Research – Effect of Direct Viral–Bacterial Interactions on the Removal of Norovirus From Lettuce

Frontiers in Microbiology

Norovirus Food Safety kswfoodworld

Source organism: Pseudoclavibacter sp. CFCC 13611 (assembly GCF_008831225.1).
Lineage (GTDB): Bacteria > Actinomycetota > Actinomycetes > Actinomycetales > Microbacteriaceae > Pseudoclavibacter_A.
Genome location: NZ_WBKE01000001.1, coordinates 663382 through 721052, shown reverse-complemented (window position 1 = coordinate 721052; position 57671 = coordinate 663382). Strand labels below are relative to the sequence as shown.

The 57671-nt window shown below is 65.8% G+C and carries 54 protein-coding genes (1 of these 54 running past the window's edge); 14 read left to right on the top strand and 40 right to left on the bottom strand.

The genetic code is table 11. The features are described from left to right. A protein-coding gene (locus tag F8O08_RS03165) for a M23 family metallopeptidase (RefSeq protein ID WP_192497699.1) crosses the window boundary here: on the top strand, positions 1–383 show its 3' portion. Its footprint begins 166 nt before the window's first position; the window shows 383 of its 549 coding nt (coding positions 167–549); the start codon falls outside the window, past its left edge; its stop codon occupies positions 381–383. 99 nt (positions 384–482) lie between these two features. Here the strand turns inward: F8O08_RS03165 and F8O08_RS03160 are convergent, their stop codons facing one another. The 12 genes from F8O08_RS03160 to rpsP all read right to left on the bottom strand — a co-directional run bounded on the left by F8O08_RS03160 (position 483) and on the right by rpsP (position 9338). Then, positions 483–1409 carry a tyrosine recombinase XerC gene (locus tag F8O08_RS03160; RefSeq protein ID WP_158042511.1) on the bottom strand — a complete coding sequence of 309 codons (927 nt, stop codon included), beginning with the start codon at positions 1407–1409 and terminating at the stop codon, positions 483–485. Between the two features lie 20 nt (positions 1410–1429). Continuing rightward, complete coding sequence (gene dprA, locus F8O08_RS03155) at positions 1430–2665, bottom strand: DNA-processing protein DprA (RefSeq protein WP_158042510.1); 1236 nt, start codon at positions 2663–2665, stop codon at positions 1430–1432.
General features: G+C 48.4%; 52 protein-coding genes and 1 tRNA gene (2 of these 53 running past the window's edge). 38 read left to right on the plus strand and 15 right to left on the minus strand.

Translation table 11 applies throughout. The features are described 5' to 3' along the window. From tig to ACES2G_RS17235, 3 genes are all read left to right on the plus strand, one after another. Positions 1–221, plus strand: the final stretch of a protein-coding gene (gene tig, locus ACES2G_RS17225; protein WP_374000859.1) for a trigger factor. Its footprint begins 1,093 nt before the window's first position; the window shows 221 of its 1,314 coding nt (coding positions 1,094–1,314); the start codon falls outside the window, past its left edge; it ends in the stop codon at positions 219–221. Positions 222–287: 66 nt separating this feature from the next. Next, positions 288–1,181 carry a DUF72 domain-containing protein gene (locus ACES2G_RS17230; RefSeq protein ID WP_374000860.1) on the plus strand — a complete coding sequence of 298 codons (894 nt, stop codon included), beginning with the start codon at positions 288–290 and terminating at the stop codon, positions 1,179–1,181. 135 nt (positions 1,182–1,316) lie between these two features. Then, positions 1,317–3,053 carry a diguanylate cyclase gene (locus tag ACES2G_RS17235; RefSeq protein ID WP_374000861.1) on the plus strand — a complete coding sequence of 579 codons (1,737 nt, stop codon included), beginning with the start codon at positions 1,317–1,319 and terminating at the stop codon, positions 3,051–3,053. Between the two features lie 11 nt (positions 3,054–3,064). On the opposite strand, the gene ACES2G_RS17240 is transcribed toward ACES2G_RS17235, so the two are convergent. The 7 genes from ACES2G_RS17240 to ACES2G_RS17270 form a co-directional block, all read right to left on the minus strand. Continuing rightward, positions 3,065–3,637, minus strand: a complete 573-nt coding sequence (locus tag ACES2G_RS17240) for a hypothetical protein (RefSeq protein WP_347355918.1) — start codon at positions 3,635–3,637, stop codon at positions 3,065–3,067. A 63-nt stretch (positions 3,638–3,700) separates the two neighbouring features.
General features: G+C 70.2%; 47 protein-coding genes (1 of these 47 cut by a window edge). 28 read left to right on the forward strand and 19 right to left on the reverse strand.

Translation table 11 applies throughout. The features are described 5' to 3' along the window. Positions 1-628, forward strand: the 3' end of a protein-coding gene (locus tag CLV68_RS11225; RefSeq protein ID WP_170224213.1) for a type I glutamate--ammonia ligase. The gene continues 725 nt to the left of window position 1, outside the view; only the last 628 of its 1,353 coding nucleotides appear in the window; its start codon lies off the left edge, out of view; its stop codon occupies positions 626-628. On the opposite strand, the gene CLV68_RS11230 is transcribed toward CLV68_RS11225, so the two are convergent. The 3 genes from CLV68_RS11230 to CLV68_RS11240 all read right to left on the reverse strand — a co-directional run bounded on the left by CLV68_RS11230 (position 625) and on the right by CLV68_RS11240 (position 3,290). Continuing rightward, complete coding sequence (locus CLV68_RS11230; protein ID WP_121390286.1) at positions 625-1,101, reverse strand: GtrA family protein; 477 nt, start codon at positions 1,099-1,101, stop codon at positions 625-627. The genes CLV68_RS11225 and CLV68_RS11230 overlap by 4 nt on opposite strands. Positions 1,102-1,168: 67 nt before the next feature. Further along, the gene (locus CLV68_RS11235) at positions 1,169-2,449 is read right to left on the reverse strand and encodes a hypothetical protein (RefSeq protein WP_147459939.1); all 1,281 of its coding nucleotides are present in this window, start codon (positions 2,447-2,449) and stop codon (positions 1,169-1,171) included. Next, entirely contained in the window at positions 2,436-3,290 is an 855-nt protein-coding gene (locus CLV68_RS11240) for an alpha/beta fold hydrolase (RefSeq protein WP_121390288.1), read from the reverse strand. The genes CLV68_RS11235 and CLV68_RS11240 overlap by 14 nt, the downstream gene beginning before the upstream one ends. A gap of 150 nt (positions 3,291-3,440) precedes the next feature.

Norovirus (NoV) is the main non-bacterial pathogen causing outbreaks of gastroenteritis and is considered to be the leading cause of foodborne illness. This study aims to determine whether lettuce-encapsulated bacteria can express histo-blood group antigen (HBGA)–like substances to bind to NoV and, if so, to explore its role in protecting NoV from disinfection practices. Fifteen bacterial strains (HBGA-SEBs) were isolated from the lettuce microbiome and studied as they were proved to have the ability to express HBGA-like substances through indirect ELISA detection. By using attachment assay, HBGA-SEBs showed great abilities in carrying NoVs regarding the evaluation of binding capacity, especially for the top four strains from genera WautersiellaSphingobacterium, and Brachybacterium, which could absorb more than 60% of free-flowing NoVs. Meanwhile, the direct viral–bacterial binding between HBGA-like substance-expressing bacteria (HBGA-SEB) and NoVs was observed by TEM. Subsequently, results of simulated environmental experiments showed that the binding of NoVs with HBGA-SEBs did have detrimental effects on NoV reduction, which were evident in short-time high-temperature treatment (90°C) and UV exposure. Finally, by considering the relative abundance of homologous microorganisms of HBGA-SEBs in the lettuce microbiome (ca. 36.49%) and the reduction of NoVs in the simulated environments, we suggested putting extra attention on the daily disinfection of foodborne-pathogen carriers to overcome the detrimental effects of direct viral–bacterial interactions on the reduction of NoVs.

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